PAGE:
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Posts tagged ‘polyamory and children’

What effects does parents’ polyamory have on kids? In the course of writing my novel on this topic, I wondered what research has been done in that area, and got this helpful summary from Claire Q. The notes are hers:

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OK, I guess it’s my turn. As the “Matt” character in Fallen Lake, I’ve relegated myself to lurking up until now, reading Adrienne’s posts with bemusement, especially as related to me. Unlike her, I don’t take offense at Laird Harrison’s whole enterprise in writing “Fallen Lake.” While he takes poetic license in his account of these events in my childhood, I think he describes the essential outline accurately.

But I now see the necessity to set the record straight because Adrienne has misrepresented some points from our discussion of the other day.

I’m not a genetic determinist. Human behavior clearly results from the complex interaction of genes and the environment. On a more basic level, we human beings are simply patterns of matter and energy that belong to larger patterns, influencing and influenced by other patterns.*

My wife, “Penny,” looking over my should tells me that I will have completely lost my audience with the previous sentence. The point I want to make is that Adrienne’s impulse to blame the decision of our parents to join in a “group marriage” for various behaviors of their children is misguided. Take for example the obsessive compulsive diagnosis I received at age 11. My therapist based it on theories with no experimental foundation that were slightly evolved from Freud’s concept of the “anal retentive” character. Recently gene studies have shown associations between variants in glutamate system genes and OCD  (including SLC1A1 in five independent studies). My mother needlessly blamed herself for my “condition,” which was merely the result of my rather unusual attempt to understand the world scientifically at an early age.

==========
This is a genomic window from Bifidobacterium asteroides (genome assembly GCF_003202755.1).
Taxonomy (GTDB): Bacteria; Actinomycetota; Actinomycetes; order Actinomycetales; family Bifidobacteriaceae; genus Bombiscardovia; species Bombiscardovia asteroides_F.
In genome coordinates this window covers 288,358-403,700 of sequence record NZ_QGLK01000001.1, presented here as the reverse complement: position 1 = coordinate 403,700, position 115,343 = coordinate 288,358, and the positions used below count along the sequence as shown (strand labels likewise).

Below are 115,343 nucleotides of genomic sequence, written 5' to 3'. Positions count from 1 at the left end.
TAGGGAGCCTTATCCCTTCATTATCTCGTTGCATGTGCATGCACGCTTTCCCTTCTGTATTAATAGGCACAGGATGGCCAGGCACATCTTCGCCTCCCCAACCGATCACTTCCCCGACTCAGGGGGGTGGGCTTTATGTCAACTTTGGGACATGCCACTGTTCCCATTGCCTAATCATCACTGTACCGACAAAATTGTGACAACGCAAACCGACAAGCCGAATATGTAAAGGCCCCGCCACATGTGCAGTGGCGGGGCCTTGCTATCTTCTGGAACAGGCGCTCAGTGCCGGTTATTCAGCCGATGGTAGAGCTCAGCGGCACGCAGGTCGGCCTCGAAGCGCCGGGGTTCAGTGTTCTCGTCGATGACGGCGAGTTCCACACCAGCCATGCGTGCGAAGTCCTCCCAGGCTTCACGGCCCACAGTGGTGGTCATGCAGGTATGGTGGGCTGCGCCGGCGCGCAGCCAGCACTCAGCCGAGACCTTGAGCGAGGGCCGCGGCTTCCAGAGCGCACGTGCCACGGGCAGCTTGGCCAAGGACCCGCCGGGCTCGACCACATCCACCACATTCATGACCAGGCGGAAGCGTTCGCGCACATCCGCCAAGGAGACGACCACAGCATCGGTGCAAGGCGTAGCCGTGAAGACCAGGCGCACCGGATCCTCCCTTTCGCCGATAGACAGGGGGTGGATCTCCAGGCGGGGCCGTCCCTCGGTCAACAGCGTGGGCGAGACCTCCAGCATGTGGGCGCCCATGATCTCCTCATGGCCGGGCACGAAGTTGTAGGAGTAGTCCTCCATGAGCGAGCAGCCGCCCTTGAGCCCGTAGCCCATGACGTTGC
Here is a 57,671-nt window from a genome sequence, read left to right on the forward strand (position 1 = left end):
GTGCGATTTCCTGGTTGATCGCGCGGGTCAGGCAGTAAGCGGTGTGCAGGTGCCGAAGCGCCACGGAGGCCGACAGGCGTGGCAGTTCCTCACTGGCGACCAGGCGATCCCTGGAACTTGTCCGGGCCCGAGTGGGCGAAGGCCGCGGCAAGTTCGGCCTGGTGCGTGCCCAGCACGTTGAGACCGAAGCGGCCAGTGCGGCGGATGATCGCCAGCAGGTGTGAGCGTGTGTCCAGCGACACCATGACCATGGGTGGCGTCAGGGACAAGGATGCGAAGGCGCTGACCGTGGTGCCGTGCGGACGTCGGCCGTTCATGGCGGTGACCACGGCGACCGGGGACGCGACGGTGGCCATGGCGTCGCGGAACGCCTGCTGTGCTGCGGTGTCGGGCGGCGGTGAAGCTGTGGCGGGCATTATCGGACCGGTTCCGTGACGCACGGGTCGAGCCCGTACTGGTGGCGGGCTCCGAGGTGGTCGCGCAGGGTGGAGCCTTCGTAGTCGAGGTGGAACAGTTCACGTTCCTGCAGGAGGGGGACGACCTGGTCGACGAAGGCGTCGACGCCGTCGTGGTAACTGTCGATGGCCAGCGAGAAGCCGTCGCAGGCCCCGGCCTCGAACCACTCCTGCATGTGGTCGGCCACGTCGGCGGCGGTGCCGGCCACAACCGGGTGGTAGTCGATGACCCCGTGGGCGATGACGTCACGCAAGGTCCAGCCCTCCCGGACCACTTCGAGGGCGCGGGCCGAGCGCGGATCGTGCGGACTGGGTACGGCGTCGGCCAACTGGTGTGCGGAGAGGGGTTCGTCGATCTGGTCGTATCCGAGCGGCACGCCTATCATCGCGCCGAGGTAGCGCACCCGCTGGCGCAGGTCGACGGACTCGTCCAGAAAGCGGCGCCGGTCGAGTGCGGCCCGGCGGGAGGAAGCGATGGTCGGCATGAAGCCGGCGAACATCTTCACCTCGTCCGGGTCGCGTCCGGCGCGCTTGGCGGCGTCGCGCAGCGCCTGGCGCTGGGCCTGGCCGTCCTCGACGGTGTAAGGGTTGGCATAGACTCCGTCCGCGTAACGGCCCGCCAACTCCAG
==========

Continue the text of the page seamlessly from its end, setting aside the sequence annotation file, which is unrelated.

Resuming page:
Forgive me if I continue in that effort.


*Seen in this light, the classic “nature vs. nurture” debate is resolved, since these are fundamentally cultural distinctions, with more metaphorical than material significance. Does this knowledge deprive us of what philosophers call “free will?” I don’t think that’s a very important question either. What’s important is that the pattern I call “me” is compelled to act on the other patterns around me in such a way as to try to preserve those patterns as long as possible in something close to their current form.

I stood. Corinne looked up at me with her placid brown eyes, expecting me to say something more. But at that moment Dante and Chloe appeared, led in by a tall man whose dreadlocks reeked of patchouli oil. I went to find them some food.

The corn harvest started after breakfast, and Chloe, Dante and I headed into the field with our burlap sacks along with everyone else. The work reminded me of my teenage days, planting the vineyard whose fruit I never tasted. I studied the kids for signs of the resentment I’d felt. But they loved the novelty of it, and anyway, all the other kids were working, too; they didn’t want to be left out. We were halfway down our first row, when Chloe asked me if we could invite her daddy and Lucia to come live with us in Selu.

“We’re not going to live here.” I dropped another ear into a burlap sack. “We’re going home in a few days.”

“I don’t want to go home,” Chloe said. Read more »

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